Aung San Suu Kyi declared herself innocent of charges she finally heard in court for the first time Friday, the fifth day of her trial on allegations of subversion.
“I’m not guilty,” the Myanmar opposition leader told the court, according to a spokesman for her party. When the court asked why she claimed innocence, she replied, “I didn’t break any law,” said the spokesman, Nyan Win. Suu Kyi, a Nobel Peace Prize laureate, has been under house arrest for years under orders from Myanmar’s military regime. She is being tried on allegations of subversion along with two of her maids for the May 3 incident in which an American, John William Yettaw, 53, swam across a lake to her house and stayed there for at least one night. If convicted, Suu Kyi, 63, could be sentenced to three to five years in prison. The trial is being held inside a prison compound in Yangon, and all but one day so far has been closed to the public, including the news media and diplomats. Yettaw — who also is on trial — has been charged with violating immigration laws and trespassing. Conviction on the charges would carry a maximum sentence of five years in prison. He is being represented by a lawyer selected by the U.S. Embassy in Yangon. Suu Kyi’s lawyer has said his client asked Yettaw to leave her home immediately, but Yettaw refused, first saying he didn’t want to swim in daylight for fear of being captured, and later blaming leg cramps. Yettaw left May 5 and was arrested shortly afterward. In court on Friday, Yettaw said he made the unauthorized trip to Suu Kyi’s house because he had a vision she would be assassinated and wanted to warn her, Win said. He said Yettaw could be seen muttering to himself during the proceedings, including utterances that Suu Kyi is innocent. Watch Britain’s ambassador describe proceedings » The trial will break for the weekend and resume Monday with Suu Kyi’s defense, Win said. The trial has prompted international criticism, with nine Nobel laureates — including Archbishop Desmond Tutu of South Africa — calling it a “mockery.” U.S. Secretary of State Hillary Clinton called the charges against Suu Kyi “baseless” and accused Myanmar’s ruling junta of “continuing (its) resistance to a free and open electoral process.”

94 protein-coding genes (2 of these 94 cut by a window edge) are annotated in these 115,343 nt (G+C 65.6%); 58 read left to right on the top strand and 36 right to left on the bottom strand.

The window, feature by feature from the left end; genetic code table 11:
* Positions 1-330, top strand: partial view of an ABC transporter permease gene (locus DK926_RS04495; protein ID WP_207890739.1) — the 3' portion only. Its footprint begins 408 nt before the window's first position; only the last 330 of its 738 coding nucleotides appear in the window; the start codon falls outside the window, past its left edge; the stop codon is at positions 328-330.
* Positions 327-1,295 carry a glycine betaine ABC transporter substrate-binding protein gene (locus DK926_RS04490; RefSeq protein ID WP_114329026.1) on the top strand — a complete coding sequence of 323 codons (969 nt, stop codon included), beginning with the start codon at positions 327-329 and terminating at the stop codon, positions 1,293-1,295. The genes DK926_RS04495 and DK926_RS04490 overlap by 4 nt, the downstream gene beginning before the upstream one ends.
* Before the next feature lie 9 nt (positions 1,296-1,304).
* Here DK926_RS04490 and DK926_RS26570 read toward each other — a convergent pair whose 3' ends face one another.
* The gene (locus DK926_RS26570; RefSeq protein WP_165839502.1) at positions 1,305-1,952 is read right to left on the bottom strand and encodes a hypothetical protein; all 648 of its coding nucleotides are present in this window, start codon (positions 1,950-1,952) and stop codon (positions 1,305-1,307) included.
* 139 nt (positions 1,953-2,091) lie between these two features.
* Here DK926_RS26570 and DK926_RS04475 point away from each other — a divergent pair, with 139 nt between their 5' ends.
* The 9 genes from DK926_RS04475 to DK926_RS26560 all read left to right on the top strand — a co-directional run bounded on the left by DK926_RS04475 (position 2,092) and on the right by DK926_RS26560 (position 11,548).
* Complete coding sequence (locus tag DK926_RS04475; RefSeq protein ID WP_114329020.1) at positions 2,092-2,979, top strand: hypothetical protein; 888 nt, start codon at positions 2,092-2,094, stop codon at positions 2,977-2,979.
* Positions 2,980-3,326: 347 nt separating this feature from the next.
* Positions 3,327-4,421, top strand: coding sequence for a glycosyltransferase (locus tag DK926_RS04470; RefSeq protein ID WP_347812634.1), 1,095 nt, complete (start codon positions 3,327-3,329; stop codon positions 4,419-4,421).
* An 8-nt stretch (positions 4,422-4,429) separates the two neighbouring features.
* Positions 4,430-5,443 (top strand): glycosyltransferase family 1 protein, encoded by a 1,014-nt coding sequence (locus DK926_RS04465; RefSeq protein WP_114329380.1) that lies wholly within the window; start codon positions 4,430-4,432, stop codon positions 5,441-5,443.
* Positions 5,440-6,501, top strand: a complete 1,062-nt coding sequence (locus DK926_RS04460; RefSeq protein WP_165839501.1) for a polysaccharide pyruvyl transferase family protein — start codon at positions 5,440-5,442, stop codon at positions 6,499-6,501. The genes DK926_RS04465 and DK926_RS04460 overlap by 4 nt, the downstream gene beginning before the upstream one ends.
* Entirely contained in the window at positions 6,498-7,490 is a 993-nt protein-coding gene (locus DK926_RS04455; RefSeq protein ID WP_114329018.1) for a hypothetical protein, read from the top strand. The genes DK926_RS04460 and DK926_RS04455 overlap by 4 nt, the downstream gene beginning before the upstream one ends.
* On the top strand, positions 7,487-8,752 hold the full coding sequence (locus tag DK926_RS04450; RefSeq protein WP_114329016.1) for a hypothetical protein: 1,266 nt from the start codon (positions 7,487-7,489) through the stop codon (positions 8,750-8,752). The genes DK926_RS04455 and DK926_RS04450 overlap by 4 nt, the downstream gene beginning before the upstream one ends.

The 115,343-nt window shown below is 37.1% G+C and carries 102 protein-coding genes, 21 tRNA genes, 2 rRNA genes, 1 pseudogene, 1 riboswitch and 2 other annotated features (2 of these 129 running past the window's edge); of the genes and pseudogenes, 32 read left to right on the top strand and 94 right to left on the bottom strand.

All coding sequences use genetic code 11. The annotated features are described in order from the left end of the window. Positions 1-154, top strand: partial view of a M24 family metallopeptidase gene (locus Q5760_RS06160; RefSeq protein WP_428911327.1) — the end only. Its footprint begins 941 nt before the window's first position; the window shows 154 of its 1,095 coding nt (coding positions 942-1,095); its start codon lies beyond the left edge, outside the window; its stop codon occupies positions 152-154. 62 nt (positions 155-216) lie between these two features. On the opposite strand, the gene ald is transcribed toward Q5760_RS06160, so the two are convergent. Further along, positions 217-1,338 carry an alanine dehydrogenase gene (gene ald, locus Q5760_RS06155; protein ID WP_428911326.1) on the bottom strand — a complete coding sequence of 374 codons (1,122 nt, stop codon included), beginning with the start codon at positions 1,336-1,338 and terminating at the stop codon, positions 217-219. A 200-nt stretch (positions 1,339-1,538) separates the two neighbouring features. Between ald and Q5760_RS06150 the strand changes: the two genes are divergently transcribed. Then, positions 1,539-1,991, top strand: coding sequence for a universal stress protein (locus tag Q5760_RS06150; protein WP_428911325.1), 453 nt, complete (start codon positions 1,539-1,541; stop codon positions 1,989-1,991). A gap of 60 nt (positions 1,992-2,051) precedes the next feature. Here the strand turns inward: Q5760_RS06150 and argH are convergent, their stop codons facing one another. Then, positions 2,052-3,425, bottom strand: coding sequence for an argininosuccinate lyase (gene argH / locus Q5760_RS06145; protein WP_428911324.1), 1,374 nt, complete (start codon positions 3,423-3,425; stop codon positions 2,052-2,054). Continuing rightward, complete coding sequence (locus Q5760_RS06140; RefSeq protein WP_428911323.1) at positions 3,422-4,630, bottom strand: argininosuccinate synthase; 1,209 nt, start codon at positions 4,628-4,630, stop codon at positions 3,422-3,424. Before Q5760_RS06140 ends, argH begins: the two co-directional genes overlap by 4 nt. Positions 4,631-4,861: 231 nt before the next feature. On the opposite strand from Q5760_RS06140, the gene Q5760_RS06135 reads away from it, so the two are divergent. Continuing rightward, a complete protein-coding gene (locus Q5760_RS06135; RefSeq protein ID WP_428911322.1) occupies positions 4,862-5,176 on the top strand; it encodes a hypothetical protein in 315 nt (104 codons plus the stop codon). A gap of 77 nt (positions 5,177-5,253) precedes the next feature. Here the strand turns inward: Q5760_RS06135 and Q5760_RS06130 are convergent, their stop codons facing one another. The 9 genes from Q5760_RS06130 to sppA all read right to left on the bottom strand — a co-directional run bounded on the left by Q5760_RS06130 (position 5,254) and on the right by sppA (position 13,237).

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Background: Aung San Suu Kyi: Myanmar’s democracy face
In depth: Myanmar: Two days, two tragedies
Myanmar’s government has said next year’s scheduled elections will reintroduce democracy in Myanmar. Suu Kyi’s lawyers are expected to argue that the pro-democracy advocate knew nothing about the American’s plan to visit her and that she tried in vain to get him to leave. The defense also is expected to turn the charges on their head, arguing that the government has failed to protect Suu Kyi. The court may be trying to issue a verdict before Suu Kyi’s latest round of home detention expires May 27, according to Win. Suu Kyi has been under house arrest for 13 of the past 19 years — a confinement that the military junta has regularly extended. She has been barred for life from running for political office, but human rights groups suspect that Myanmar’s junta is concerned that her release could invigorate the opposition. Watch the U.N. secretary general explain what he is doing for Suu Kyi » Suu Kyi has been the face of Myanmar’s pro-democracy movement and the focus of a global campaign to free her. Her National League for Democracy party won more than 80 percent of the legislative seats in 1990, but she was disqualified from serving because of her house arrest, and the military junta ignored the results.
It was during her house arrest that she won the Nobel Peace Prize in 1991. Suu Kyi married a British man, who died in 1999, and they have two sons. Myanmar’s government now says citizens who bore children with foreigners cannot run for office.